As part of my team's workflow, every two weeks we take some time to have a retrospective session (we are currently using Scrum). Although the format can vary, we normally keep things pretty simple and talk through what went well and what could have been improved during the sprint, and then we come up with a few action items to work on the next one. I have helped facilitate many of these retros and one thing that I started to notice fairly regularly was how easy it was to quickly jump into where teams wanted to improve and only briefly touch upon (or completely skip) what had been working well. With the focus that agile frameworks place on continuous improvement, it is understandable for teams to want to find ways to fix things they feel aren't working, but I have found that focusing on what has been working can be just as important in ensuring the team continues to succeed.
Why did that go so well?
Have you ever finished a project or a piece of work and everything felt like it went perfectly? Was it luck? Or maybe the work you were doing was easier? Obviously, there are times when these things will have an impact, but if you take a closer look there are usually factors that were directly in your control. Maybe the team tried a new process (such as test-driven development), took more time to understand a piece of work before starting or they included feedback from someone they don't normally work with very closely (including a marketing specialist into the team's Scrum ceremonies, for example). If the team can learn to identify and understand what these factors were, they can start to be intentional about continuing to do them and it will be easier for them to feel that same level success on their next project.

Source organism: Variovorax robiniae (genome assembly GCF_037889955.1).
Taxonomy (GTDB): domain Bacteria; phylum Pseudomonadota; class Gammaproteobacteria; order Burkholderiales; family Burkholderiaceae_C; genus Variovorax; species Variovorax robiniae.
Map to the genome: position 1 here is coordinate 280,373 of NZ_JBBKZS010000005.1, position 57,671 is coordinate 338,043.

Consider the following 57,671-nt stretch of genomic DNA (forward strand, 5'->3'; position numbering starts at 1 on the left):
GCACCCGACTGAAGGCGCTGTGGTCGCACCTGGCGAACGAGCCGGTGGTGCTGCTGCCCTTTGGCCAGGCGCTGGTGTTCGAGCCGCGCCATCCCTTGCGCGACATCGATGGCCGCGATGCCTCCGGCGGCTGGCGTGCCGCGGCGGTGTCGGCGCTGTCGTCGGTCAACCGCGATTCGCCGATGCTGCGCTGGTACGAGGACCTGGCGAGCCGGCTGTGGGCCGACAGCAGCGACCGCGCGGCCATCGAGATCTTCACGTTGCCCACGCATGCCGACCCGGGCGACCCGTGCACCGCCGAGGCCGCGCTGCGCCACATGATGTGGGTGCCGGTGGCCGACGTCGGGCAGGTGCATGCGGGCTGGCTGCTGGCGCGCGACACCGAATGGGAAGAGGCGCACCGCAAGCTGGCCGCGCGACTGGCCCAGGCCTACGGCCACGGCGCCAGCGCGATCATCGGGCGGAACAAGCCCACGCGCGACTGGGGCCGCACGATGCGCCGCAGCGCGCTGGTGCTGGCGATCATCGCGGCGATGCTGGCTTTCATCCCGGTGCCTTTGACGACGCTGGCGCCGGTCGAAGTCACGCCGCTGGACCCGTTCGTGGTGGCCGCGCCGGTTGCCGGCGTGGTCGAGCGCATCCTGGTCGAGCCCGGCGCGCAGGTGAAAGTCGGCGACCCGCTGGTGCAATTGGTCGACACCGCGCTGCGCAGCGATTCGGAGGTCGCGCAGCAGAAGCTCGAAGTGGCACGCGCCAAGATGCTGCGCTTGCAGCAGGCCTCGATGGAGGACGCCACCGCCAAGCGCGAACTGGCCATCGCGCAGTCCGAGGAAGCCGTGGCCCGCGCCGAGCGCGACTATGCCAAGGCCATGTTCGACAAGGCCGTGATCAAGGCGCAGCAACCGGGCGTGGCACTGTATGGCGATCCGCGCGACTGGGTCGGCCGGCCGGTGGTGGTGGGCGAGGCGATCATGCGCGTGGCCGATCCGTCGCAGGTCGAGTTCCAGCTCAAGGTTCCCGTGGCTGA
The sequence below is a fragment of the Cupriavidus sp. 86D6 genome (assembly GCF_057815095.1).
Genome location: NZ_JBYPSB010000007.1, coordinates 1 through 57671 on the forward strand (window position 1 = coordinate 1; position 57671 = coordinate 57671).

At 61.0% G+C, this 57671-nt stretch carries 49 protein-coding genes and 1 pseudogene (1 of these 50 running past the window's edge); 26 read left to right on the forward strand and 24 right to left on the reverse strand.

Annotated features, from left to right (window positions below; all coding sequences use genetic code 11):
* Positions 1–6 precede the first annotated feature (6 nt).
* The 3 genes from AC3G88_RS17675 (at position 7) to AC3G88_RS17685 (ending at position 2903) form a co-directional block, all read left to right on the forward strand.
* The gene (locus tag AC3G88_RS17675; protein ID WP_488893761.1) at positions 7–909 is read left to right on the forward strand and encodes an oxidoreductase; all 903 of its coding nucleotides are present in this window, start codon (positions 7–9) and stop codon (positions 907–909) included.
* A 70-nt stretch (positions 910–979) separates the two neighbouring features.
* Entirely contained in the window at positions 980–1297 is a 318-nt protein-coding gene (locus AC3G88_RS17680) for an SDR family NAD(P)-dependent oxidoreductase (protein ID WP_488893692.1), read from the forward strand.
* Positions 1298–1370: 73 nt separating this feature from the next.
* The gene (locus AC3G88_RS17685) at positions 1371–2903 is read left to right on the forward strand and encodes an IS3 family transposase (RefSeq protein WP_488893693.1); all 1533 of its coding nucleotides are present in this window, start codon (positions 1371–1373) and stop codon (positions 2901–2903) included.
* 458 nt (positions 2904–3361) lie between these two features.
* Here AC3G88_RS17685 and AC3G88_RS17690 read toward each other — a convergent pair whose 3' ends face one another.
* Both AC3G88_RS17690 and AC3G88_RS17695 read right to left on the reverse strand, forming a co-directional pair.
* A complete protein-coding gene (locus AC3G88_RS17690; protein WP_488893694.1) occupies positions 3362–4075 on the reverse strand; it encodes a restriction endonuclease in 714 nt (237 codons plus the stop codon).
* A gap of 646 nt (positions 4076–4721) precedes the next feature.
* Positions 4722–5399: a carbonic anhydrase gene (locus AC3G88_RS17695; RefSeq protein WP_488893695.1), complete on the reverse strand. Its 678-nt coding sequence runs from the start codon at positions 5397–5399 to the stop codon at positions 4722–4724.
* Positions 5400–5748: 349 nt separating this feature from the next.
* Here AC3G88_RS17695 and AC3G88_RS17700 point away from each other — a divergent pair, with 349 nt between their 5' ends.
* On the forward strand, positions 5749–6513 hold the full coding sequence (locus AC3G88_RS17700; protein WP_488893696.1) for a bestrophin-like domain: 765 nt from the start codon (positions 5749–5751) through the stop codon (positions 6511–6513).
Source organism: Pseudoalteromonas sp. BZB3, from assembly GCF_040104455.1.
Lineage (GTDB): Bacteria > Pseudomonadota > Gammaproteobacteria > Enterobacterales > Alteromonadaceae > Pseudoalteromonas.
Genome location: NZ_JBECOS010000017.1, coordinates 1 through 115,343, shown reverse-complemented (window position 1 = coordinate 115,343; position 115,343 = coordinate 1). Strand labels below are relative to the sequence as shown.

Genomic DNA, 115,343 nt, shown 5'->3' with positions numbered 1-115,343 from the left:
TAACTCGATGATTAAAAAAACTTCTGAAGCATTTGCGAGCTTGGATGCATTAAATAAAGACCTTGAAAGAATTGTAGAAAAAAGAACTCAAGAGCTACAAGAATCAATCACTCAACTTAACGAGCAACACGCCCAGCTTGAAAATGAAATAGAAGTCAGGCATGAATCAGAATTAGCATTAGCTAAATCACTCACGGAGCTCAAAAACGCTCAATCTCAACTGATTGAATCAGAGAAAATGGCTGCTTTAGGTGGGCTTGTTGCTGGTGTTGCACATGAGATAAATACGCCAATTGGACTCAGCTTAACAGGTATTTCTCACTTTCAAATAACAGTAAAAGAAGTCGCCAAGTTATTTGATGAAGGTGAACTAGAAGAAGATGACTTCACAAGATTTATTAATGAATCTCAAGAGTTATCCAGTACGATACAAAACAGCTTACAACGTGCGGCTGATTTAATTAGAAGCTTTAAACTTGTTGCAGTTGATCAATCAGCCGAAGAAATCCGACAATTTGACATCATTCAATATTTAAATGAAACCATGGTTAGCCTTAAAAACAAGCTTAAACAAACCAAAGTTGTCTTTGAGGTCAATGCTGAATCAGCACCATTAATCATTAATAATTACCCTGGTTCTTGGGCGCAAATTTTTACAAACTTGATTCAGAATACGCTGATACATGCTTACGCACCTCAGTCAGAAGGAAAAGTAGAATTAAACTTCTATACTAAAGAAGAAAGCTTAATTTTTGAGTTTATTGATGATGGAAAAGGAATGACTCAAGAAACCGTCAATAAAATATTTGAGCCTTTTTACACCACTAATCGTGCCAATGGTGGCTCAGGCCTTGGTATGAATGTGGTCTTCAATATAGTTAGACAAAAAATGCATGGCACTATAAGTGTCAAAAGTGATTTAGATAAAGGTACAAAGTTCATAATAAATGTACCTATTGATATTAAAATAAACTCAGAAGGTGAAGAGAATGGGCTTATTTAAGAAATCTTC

Building a System
If a team or organization doesn't understand what is working well, it will be difficult to scale that success across other teams and team members. Once a team is working well and they understand what is worth reproducing, they can start to use that to form standard operating procedures and processes that will facilitate onboarding of new hires and team members, creation of new teams, and cross-department learning.
High-performing teams are used to being successful and always looking for ways to improve, but focusing on what has been working well is a great way to make sure they understand how they have become a high-performing team in the first place. Continuing to revisit things in their processes and work styles that are helpful will not only allow teams to reproduce their success, but also help share their knowledge and experience to other teams to help them become successful as well.
What do you guys think? Do you normally focus more on improvement items in your retros? Or do you go through things that have been working well?